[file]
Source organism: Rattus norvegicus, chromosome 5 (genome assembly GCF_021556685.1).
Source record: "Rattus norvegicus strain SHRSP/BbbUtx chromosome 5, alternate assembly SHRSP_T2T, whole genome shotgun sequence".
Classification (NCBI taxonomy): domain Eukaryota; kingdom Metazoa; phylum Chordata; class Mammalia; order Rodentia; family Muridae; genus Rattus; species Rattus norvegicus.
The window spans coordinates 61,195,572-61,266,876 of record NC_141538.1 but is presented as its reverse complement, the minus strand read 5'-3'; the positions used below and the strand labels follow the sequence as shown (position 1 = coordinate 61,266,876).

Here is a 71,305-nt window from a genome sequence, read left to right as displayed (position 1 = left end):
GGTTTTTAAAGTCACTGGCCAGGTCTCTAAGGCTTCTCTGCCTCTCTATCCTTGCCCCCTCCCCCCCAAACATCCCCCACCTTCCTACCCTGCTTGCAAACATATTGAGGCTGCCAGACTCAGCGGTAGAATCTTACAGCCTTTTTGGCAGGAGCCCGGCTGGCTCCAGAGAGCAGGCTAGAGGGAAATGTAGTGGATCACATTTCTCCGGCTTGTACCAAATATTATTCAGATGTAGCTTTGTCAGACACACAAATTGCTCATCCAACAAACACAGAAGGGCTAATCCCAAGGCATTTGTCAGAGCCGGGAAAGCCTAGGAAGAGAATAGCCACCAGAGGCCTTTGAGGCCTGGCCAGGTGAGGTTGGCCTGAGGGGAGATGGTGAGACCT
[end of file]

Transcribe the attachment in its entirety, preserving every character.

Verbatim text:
Source organism: Rattus norvegicus, chromosome 5 (genome assembly GCF_021556685.1).
Source record: "Rattus norvegicus strain SHRSP/BbbUtx chromosome 5, alternate assembly SHRSP_T2T, whole genome shotgun sequence".
Classification (NCBI taxonomy): domain Eukaryota; kingdom Metazoa; phylum Chordata; class Mammalia; order Rodentia; family Muridae; genus Rattus; species Rattus norvegicus.
The window spans coordinates 61,195,572-61,266,876 of record NC_141538.1 but is presented as its reverse complement, the minus strand read 5'-3'; the positions used below and the strand labels follow the sequence as shown (position 1 = coordinate 61,266,876).

Here is a 71,305-nt window from a genome sequence, read left to right as displayed (position 1 = left end):
GGTTTTTAAAGTCACTGGCCAGGTCTCTAAGGCTTCTCTGCCTCTCTATCCTTGCCCCCTCCCCCCCAAACATCCCCCACCTTCCTACCCTGCTTGCAAACATATTGAGGCTGCCAGACTCAGCGGTAGAATCTTACAGCCTTTTTGGCAGGAGCCCGGCTGGCTCCAGAGAGCAGGCTAGAGGGAAATGTAGTGGATCACATTTCTCCGGCTTGTACCAAATATTATTCAGATGTAGCTTTGTCAGACACACAAATTGCTCATCCAACAAACACAGAAGGGCTAATCCCAAGGCATTTGTCAGAGCCGGGAAAGCCTAGGAAGAGAATAGCCACCAGAGGCCTTTGAGGCCTGGCCAGGTGAGGTTGGCCTGAGGGGAGATGGTGAGACCT